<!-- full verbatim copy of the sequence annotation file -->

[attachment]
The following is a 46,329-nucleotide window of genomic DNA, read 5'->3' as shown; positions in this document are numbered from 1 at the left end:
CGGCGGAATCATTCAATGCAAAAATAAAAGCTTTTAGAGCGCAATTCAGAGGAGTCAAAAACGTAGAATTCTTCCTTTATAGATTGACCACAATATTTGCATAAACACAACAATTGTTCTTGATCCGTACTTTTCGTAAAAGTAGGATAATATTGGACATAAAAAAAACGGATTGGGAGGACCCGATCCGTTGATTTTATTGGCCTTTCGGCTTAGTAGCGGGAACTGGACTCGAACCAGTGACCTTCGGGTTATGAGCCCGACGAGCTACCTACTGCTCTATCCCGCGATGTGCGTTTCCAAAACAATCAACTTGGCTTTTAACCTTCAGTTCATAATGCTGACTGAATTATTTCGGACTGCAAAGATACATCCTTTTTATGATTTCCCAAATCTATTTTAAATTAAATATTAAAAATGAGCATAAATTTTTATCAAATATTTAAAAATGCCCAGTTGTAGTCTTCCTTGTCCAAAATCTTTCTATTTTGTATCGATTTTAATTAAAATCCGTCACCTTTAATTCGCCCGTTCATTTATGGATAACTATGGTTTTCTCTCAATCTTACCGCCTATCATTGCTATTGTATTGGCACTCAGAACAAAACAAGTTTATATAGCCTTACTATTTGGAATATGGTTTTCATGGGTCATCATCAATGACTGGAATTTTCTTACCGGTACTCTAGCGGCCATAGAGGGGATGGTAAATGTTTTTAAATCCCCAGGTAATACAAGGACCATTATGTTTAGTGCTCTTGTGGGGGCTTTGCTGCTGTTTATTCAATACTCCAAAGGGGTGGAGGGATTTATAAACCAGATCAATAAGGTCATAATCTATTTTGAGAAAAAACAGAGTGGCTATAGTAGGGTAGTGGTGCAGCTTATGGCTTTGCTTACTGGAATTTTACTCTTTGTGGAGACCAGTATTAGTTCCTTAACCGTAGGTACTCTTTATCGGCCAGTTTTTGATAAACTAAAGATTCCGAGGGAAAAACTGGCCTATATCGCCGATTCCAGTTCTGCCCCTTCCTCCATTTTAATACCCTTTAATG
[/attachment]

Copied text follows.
The following is a 46,329-nucleotide window of genomic DNA, read 5'->3' as shown; positions in this document are numbered from 1 at the left end:
CGGCGGAATCATTCAATGCAAAAATAAAAGCTTTTAGAGCGCAATTCAGAGGAGTCAAAAACGTAGAATTCTTCCTTTATAGATTGACCACAATATTTGCATAAACACAACAATTGTTCTTGATCCGTACTTTTCGTAAAAGTAGGATAATATTGGACATAAAAAAAACGGATTGGGAGGACCCGATCCGTTGATTTTATTGGCCTTTCGGCTTAGTAGCGGGAACTGGACTCGAACCAGTGACCTTCGGGTTATGAGCCCGACGAGCTACCTACTGCTCTATCCCGCGATGTGCGTTTCCAAAACAATCAACTTGGCTTTTAACCTTCAGTTCATAATGCTGACTGAATTATTTCGGACTGCAAAGATACATCCTTTTTATGATTTCCCAAATCTATTTTAAATTAAATATTAAAAATGAGCATAAATTTTTATCAAATATTTAAAAATGCCCAGTTGTAGTCTTCCTTGTCCAAAATCTTTCTATTTTGTATCGATTTTAATTAAAATCCGTCACCTTTAATTCGCCCGTTCATTTATGGATAACTATGGTTTTCTCTCAATCTTACCGCCTATCATTGCTATTGTATTGGCACTCAGAACAAAACAAGTTTATATAGCCTTACTATTTGGAATATGGTTTTCATGGGTCATCATCAATGACTGGAATTTTCTTACCGGTACTCTAGCGGCCATAGAGGGGATGGTAAATGTTTTTAAATCCCCAGGTAATACAAGGACCATTATGTTTAGTGCTCTTGTGGGGGCTTTGCTGCTGTTTATTCAATACTCCAAAGGGGTGGAGGGATTTATAAACCAGATCAATAAGGTCATAATCTATTTTGAGAAAAAACAGAGTGGCTATAGTAGGGTAGTGGTGCAGCTTATGGCTTTGCTTACTGGAATTTTACTCTTTGTGGAGACCAGTATTAGTTCCTTAACCGTAGGTACTCTTTATCGGCCAGTTTTTGATAAACTAAAGATTCCGAGGGAAAAACTGGCCTATATCGCCGATTCCAGTTCTGCCCCTTCCTCCATTTTAATACCCTTTAATG